Europe also has numerous hotels steeped in history, all of which are still welcoming guests. Among them:
– Germany: The Zum Roten Baeren in Freiburg, opened in 1120, and the Sankt Peter in Cologne, opened in 1246.
– UK: The Old Bell in Hurley, opened in 1135, and the Angel & Royal in Grantham, opened in 1203.
– Italy: The Orso Grigio in San Candido, opened in 1300, and the Al Cappello Rosso in Bologna, opened in 1375.
– Switzerland: The Hotel Interlaken in Interlaken, opened in 1323, and the Hotel Krone in Solothurn, opened in 1418.
– Austria: The Gastagwirt in Eugendorg, opened in 1380, and the Hotel Stein in Salzburg, opened in 1390.
From the late 18th century and during the 19th century, basic hotels and inns proliferated throughout Western Europe, Asia and North America (The oldest operating hotels in North America, however, actually date back to the 1600s). Luxury hotels then began springing up all over the world. This development was closely influenced by the introduction of railways, steamships and later by airports.
Over the years, hotels of all sizes and classes/standards have developed worldwide (from 1 to 5 stars and from economy to luxurious). Just some of the different types of hotels to open include:
– Railway hotels close to stations.
– Mountain and seaside resort hotels.
– Grand/traditional city hotels for business and social activities.
– Flashy gambling/casino hotels, starting from the 1930s.
– Roadside motels, which grew particularly fast in the USA from the mid ’30s.
– Convention hotels to accommodate large groups.
– Timeshare hotels and destination clubs. Serviced apartment hotels.
– Bed and breakfast hotels/motels and mansions.
– Airport hotels.
– Boutique hotels (from the mid/late ’80s), floating hotels, lodges.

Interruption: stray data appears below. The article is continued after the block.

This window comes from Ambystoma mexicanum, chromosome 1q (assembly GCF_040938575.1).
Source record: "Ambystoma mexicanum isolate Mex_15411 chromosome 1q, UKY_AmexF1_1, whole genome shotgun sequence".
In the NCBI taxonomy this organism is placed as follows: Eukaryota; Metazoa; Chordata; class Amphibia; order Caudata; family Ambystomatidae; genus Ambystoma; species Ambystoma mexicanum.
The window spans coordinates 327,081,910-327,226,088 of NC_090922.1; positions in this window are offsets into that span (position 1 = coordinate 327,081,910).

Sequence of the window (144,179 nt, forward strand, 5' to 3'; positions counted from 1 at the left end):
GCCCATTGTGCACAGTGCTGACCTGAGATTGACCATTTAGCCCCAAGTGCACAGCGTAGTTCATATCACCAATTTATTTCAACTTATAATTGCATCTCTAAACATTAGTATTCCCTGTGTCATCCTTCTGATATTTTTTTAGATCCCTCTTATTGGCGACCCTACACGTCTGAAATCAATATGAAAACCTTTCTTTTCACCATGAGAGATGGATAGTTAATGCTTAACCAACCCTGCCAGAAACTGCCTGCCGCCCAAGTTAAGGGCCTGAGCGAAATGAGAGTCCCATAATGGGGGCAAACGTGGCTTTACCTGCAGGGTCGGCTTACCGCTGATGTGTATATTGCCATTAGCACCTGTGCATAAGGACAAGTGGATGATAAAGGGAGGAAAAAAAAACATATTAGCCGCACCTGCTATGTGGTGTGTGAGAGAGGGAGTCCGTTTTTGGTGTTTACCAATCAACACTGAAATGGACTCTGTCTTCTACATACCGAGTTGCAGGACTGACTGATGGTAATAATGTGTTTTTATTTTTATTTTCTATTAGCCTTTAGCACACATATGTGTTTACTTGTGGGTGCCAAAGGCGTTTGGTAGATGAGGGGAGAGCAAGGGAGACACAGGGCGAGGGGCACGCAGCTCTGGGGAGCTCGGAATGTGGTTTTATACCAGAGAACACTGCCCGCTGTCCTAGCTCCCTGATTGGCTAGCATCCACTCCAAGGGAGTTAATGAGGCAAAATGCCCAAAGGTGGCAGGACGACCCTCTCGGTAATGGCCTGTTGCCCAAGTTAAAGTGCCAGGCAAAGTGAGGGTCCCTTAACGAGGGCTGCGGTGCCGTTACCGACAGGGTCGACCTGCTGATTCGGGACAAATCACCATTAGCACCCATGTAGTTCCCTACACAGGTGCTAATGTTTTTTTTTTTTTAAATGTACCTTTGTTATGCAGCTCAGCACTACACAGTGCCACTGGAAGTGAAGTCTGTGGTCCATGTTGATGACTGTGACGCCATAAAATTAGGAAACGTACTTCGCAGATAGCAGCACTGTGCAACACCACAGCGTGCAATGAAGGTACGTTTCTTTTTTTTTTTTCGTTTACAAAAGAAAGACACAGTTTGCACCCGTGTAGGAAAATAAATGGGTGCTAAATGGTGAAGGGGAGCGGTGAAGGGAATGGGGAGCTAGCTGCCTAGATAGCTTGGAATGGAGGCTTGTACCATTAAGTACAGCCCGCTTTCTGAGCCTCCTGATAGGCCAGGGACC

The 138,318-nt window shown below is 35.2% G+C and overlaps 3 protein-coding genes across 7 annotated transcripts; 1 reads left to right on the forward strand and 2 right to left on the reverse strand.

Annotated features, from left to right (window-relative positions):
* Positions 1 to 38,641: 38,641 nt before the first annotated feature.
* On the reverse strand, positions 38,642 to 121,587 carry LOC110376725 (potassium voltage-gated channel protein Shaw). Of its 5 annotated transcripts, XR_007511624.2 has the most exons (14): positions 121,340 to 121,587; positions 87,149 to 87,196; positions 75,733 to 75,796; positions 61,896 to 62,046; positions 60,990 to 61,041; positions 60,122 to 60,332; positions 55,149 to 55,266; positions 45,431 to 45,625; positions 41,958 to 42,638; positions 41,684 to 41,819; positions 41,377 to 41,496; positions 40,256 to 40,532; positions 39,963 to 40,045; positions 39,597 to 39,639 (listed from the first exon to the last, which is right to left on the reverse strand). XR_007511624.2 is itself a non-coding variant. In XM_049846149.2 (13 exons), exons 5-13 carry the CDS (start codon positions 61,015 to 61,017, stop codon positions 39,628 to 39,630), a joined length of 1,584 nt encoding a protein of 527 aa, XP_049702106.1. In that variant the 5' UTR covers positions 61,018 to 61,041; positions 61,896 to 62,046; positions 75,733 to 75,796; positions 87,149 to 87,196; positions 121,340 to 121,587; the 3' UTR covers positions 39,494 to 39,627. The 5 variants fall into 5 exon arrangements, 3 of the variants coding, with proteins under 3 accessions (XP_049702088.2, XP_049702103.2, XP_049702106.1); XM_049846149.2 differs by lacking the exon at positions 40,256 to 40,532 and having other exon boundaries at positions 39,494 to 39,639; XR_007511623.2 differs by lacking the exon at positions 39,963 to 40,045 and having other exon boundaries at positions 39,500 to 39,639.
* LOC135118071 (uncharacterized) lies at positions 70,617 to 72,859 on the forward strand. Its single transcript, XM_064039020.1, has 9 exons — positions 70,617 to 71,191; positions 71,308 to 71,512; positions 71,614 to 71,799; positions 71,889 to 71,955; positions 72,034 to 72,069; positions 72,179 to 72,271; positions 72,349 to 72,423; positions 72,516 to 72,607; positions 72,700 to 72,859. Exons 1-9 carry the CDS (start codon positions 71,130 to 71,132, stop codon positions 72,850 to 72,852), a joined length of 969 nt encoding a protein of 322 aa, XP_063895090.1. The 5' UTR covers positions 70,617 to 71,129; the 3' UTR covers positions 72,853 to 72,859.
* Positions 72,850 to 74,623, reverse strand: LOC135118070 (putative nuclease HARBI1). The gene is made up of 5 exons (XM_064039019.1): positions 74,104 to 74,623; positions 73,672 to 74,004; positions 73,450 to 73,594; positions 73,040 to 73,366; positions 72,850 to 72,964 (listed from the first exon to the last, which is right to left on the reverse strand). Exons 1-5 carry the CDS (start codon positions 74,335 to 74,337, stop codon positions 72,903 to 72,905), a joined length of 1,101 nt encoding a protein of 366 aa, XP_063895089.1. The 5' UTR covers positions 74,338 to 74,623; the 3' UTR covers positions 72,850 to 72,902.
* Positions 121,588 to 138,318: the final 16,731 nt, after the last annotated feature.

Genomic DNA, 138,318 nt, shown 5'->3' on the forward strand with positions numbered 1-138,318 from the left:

– Capsule hotels with shared bathrooms in Japan (also from the mid ’80s).
– Floating hotels. Modular hotels.
– And many other products, from small non-branded economy hotels to the 5 star/deluxe all-suite resorts.
Travel guides and hotel ratings
The first known travel guide was published by Marian Starke in Britain in 1820 with the objective of informing travellers about the basic facilities to be expected at hotels and other related sectors. This was followed by the Karl Baedeker Guidebooks from 1832 in Germany, which rated hotels from one to five stars based on facilities, product, quality, services and pricing. This rating was then implemented by most tourist organizations and countries globally.
The star rating is a very simple way to classify hotels and it remains in place in most countries worldwide. (It must be noted that a rating of six or seven stars does not officially exist, but many hotels label themselves as such.)
Other popular guidebooks with their own ratings systems include the Michelin Guide, the Hotel Index Directory, the Mobile Travel Guide, the Forbes Travel Guide, and the AAA-Diamond.
Recently we have seen US-based hospitality benchmarking company STR introduce its classification system ranging from Economy to Luxury hotels. However, the star rating remains the most recognized within the industry, and in many countries stars are awarded by official tourist bureaus.
Innovations and innovators
The industry is constantly looking to elevate standards through innovation, and hotels are always proud when they introduce new facilities and services to market. Here’s a recap of some of the innovations over the years: